Crowds surrounded us, beautiful photos from the new exhibit on display were everywhere. My friends and I were standing in line at a food truck when one of them realized she forgot her money. She immediately looked in desperation at me, and I complied. But my heart didn’t. I was mad, hurt, annoyed, all of the sudden concerned about my budget. Could I think of a thousand situation-specific reasons to feel justified in my self righteous indignation? Of course. Was it right? Of course not.
If she had been a client, one of the neighbors I try to serve, or even a stranger, I would have happily fronted the [admittedly small] bill and felt great about it. Why is it different when it is a close friend?
I have noticed this same attitude creep up in my relationships with my family. It is relatively easy to “love” and “humbly serve” when the messiness of a close human relationship isn’t in the mix. However, that is exactly where Jesus loved the most. He loved when one of his best friends betrayed him. He forgave when another one denied he knew him. He gave when he had nothing left.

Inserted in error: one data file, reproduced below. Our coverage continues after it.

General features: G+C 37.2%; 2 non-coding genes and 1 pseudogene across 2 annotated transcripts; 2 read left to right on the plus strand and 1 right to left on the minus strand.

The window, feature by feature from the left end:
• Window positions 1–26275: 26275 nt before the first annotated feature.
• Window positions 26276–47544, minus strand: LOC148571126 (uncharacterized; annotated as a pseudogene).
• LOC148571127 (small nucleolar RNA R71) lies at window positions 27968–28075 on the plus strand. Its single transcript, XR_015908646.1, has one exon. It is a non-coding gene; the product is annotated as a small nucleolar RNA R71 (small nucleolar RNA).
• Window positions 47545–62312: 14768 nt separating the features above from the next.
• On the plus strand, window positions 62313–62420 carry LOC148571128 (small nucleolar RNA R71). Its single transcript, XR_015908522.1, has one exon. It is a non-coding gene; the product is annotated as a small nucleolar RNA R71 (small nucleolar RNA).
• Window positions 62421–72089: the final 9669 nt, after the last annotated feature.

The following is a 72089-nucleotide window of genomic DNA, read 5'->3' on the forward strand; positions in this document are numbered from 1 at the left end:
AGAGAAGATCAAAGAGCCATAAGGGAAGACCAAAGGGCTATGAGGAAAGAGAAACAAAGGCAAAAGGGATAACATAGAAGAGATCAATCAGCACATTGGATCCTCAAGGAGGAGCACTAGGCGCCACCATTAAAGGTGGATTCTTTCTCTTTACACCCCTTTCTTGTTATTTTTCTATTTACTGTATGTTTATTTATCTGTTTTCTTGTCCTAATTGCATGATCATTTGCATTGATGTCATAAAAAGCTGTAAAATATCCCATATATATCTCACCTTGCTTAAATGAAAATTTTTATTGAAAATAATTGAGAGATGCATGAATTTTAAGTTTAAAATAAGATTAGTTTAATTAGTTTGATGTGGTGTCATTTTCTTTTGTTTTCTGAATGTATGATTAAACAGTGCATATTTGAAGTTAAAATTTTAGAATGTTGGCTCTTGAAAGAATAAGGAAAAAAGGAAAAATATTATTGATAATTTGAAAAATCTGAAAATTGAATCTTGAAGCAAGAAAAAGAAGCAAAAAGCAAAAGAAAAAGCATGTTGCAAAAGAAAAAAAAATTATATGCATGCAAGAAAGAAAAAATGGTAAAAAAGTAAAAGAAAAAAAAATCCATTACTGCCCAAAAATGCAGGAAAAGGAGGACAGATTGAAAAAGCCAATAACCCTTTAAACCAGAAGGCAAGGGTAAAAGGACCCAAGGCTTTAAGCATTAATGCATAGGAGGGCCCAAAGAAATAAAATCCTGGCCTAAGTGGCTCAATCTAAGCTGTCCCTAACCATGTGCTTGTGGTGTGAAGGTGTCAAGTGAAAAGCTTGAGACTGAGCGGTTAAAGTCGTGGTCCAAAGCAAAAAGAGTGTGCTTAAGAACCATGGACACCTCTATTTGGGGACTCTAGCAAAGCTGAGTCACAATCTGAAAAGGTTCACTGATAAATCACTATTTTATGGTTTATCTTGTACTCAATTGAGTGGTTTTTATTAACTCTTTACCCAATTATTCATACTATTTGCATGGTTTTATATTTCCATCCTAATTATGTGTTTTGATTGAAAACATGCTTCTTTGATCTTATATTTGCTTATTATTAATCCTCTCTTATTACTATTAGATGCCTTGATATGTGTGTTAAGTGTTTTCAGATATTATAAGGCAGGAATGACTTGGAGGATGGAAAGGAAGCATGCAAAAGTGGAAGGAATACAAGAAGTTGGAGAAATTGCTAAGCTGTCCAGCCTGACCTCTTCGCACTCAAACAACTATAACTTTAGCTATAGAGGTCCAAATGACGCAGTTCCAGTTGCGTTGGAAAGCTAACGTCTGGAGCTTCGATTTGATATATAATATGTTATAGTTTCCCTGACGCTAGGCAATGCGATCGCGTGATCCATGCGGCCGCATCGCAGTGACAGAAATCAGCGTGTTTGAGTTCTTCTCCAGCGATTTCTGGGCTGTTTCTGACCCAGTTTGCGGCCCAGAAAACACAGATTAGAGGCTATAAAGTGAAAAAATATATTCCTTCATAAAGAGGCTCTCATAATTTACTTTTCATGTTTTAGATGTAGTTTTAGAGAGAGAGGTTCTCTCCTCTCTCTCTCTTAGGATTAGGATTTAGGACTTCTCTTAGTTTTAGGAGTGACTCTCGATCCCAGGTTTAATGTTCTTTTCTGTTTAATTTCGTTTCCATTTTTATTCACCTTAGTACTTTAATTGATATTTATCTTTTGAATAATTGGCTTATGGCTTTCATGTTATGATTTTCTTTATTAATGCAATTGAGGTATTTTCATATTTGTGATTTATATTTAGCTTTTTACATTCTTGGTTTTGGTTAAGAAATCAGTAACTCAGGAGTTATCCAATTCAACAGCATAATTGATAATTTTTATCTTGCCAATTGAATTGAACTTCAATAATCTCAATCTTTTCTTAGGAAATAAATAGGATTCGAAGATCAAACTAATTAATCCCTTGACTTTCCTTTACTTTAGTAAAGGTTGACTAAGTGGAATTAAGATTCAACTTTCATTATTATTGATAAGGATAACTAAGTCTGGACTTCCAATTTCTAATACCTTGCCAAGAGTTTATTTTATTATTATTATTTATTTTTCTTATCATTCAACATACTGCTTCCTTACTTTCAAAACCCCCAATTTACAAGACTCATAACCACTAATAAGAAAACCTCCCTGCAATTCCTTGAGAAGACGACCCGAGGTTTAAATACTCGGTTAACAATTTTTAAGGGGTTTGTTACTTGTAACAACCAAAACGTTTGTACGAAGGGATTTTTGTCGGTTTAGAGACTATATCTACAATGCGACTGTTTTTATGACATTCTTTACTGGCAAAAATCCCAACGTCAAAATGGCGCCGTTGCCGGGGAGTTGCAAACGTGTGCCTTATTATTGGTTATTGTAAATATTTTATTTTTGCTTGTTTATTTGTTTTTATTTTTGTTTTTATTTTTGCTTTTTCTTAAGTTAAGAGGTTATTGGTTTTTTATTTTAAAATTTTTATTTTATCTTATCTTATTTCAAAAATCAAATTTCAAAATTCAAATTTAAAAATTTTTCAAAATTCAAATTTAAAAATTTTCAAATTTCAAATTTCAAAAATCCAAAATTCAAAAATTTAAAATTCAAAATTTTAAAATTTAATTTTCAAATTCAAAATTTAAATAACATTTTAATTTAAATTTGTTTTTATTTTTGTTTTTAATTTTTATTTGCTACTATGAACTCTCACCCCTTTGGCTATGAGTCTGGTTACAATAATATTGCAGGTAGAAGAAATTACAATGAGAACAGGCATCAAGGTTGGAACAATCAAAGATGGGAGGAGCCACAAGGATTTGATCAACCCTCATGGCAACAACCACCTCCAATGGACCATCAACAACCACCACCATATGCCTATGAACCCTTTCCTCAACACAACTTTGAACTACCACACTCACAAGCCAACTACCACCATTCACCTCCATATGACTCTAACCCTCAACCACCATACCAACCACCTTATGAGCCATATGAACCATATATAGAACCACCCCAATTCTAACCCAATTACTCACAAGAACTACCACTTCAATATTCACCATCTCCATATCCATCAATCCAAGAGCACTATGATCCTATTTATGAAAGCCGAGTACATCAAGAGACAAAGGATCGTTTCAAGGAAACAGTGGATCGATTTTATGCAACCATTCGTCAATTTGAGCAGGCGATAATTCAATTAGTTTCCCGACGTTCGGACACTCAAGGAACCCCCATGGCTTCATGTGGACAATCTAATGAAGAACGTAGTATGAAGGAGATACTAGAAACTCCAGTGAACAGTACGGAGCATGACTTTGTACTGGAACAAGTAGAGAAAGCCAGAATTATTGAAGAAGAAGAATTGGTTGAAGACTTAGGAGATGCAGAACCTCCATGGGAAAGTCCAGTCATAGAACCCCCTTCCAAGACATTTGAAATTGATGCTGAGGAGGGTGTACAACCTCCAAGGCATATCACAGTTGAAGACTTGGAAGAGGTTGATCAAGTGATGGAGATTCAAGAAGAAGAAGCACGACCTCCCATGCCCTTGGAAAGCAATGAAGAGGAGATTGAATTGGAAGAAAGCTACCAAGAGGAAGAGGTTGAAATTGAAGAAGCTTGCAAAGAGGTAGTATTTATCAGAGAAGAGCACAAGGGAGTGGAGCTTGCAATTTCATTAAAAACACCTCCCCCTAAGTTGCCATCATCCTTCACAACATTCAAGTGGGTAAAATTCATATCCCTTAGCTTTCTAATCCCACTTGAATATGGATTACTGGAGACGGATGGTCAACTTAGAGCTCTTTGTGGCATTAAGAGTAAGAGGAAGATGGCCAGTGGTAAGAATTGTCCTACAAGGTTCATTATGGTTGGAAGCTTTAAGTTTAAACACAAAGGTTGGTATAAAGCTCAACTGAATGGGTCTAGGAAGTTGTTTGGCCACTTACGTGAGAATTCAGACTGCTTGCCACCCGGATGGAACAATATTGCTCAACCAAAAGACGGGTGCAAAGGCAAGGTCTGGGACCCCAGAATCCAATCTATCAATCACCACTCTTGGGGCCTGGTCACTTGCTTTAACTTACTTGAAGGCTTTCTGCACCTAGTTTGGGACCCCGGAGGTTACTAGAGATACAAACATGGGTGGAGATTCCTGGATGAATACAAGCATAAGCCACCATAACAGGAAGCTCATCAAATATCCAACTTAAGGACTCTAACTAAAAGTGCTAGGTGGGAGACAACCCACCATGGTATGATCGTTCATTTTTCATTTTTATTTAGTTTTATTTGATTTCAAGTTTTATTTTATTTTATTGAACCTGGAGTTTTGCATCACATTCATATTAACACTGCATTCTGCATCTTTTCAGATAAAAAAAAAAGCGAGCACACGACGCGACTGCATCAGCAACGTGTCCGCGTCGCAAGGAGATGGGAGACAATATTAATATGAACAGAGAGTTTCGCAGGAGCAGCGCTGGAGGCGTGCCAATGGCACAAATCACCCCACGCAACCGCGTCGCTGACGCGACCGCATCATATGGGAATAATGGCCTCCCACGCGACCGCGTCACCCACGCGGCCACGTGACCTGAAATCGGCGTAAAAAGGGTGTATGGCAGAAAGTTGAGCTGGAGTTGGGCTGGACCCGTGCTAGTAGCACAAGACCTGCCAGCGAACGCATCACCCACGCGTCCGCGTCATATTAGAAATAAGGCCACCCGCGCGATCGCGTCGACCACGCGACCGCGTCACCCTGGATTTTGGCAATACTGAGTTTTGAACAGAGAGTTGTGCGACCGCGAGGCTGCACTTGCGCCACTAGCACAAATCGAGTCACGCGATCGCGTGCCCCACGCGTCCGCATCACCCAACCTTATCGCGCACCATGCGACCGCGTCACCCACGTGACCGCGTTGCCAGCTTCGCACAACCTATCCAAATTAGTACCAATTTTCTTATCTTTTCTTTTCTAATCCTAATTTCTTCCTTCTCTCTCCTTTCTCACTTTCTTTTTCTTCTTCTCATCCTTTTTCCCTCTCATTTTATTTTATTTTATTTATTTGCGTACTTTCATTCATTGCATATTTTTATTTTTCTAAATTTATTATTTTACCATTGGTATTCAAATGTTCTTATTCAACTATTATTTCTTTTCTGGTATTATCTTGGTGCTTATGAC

I love serving and the idea of altruism. But I will not serve the people who are closest to me. I love giving, but I only give to charities that have spic-and-span 990s. When did changing the world become so… fake?
I, for one, am repenting of this nonsense. I am apologizing to my friend for being a jerk (I left that part out of the story, but I was a jerk). And, I am going to try to love in serve in the midst of messiness. This doesn’t mean to stop formal activities of love and service, but it just means to manifest love and service the way that Jesus did.